For capability fans only

by Ingrid Robeyns on November 22, 2007

Here’s some information for fans of “the capability approach”: the “Dutch Environmental Assessment Agency”: released “a report”: that I co-wrote on how to conceptualise the quality of life for national policy purposes in affluent countries – we argue for a capability metric and are rather critical of the happiness metrics. I should add, though, that the proof is in the eating of the pudding, and we don’t have any funding to collect the necessary data that a capabilities-based index of the quality of life would require; our work remains at the conceptual level only. It may well turn out that we would need a very long questionnaire in order to collect all data, which in turn might jeopardize the viability of a capability-index of quality of life (since the non-response-rate would be higher). And there are more problems to solve before we would arrive at a capability index, certainly one as (relatively) easy to measure as either GDP per capita or happiness indicators. Anyway, if anyone has more money and more time and thinks this is a fun project to pursue, let me know what comes out of it.



Hidari 11.22.07 at 5:16 pm

I know a few social researchers who are trying (without much success) to try to create some kind of assessment of (Sen’s definition of) poverty based on the Capability approach. There are quite a number of conceptual problems here, and difficulties resulting from relating the theory to the pragmatic task of creating a questionnaire: I have an idea how to solve these problems but as usual no one will pay me to do it! I think you are wise to stay on the conceptual level for now.

As with Ingrid, if anyone knows anyone who has any money and would be interested in following up these issues please contact me!


Ingrid Robeyns 11.22.07 at 6:50 pm

I see now that my last sentence could be read as if I’m asking if anyone has funds – but that’s not what I wanted to say, — rather that I’m unlikely to continue working on this project of constructing a capability index (due to time and money constraints but perhaps more importantly that I increasingly have different research priorities), yet one never knows that someone else may want to take this further.


GreatZamfir 11.22.07 at 7:07 pm

I read the summary of our report, and it appears to be mainly about sustainability issues. Are these not two separate issues, measuring a capabilities based well-being of people on the one hand, and measuring the sustainability of this well-being on the other hand?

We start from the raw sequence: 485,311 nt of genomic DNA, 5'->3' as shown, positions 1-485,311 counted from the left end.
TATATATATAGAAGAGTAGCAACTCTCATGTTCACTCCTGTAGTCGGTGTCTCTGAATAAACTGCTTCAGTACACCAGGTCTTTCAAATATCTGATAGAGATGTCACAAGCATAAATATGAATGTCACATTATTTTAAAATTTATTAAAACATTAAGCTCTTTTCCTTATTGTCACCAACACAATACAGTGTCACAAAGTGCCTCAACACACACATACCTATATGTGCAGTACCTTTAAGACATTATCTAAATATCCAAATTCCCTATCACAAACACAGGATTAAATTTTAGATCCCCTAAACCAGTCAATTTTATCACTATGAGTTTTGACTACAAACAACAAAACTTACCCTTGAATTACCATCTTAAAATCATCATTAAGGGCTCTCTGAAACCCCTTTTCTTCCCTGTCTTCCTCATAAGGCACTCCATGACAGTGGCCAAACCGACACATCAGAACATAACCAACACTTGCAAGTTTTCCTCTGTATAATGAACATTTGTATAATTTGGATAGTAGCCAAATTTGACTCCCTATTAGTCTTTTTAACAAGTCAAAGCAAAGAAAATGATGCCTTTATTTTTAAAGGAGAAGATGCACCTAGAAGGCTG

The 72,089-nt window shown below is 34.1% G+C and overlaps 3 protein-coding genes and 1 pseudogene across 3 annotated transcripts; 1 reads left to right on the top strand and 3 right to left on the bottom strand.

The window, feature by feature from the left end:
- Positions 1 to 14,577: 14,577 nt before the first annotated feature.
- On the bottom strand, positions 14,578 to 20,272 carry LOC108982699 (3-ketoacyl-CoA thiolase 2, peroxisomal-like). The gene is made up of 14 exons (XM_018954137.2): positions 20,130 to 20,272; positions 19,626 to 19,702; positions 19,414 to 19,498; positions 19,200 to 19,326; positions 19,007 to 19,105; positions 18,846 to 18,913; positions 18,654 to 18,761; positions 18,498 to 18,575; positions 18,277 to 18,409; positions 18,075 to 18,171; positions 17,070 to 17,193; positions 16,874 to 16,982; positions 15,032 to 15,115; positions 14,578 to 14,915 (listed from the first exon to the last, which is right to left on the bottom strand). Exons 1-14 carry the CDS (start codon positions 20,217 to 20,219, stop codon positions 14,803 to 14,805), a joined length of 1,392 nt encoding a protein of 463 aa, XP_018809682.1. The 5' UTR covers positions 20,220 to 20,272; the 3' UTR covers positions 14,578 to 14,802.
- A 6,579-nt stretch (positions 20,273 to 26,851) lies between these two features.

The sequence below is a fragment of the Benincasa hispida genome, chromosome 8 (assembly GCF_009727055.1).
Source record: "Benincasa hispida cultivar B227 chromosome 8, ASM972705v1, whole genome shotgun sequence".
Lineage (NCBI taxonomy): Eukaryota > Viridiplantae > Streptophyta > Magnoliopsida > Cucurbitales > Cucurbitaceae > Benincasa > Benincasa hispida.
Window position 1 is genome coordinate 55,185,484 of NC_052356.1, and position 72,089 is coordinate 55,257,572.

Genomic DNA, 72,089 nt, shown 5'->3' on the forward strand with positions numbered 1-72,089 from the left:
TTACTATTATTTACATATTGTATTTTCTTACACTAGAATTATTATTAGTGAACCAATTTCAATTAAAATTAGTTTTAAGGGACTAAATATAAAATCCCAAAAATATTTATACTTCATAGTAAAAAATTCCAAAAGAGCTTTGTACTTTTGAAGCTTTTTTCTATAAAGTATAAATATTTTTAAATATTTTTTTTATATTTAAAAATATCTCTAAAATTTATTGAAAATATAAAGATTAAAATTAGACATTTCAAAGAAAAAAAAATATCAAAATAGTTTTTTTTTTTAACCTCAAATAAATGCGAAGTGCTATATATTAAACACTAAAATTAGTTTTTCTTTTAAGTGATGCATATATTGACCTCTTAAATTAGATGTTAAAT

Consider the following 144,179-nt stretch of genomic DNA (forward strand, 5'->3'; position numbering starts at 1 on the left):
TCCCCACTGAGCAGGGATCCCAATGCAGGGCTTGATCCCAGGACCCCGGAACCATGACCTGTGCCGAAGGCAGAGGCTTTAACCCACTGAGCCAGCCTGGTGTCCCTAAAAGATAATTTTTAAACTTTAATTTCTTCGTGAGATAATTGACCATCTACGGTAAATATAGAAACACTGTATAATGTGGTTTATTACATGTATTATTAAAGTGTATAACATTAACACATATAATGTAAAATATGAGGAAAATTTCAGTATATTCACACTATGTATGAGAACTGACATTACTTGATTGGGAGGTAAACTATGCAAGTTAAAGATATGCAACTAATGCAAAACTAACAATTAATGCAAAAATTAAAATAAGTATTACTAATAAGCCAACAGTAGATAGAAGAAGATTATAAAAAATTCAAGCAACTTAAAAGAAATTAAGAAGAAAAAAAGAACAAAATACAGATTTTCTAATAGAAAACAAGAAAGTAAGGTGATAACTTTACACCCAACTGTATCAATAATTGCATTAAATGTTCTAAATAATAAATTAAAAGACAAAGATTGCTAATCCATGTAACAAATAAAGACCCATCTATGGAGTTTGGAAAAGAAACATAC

Ingrid Robeyns 11.22.07 at 7:47 pm

greatzamfir: yes, you’re absolutely right — we write in the report that these are two analytically disinct issues (not all people in the environmental business think so), and then we go on to say that we have nothing to say about sustainability but that we want to offer a conceptualisation of the quality of life.

perhaps the abstract is misleading, but most chapters of the report are on comparing resources, happiness and capability as the foundations for quality of life metrics, and arguing how such a capability metric could be further developed.


Jim 11.22.07 at 8:51 pm

Ingrid, you might find this paper from Emma Samman useful. I’ve not read it in full but it seems to address some of the same issues, and I was reading it just before I saw your post, so obviously it’s destiny or something.


Flapple 11.23.07 at 3:25 am

“…certainly one as (relatively) easy to measure as either GDP per capita or happiness indicators”.

I wouldn’t describe GDP easy to measure, a complex conceptual and organisation infrastructure needs to be in-place to measure GDP. Its just that we are used to it being there and seeing the simple output of one number.

This is not to disagree with the statement that there are lots of problems to solve to get to a capability indicator, its just that GDP is not “simple” becuase it is intrinsically simple, but rather that all those problems have been worked through and a robust system is now in place.


mcd 11.23.07 at 4:59 am

A few things this makes me think of:

A fruitful connection between Sen’s canonical list and Maslow’s hierarchy of needs?

Is achieved functionings similar to the concept of achieved status?

Does the capability freedom idea join in the old distinction between equality of opportunity vs equality of condition? Perhaps on the side of equality of opportunity?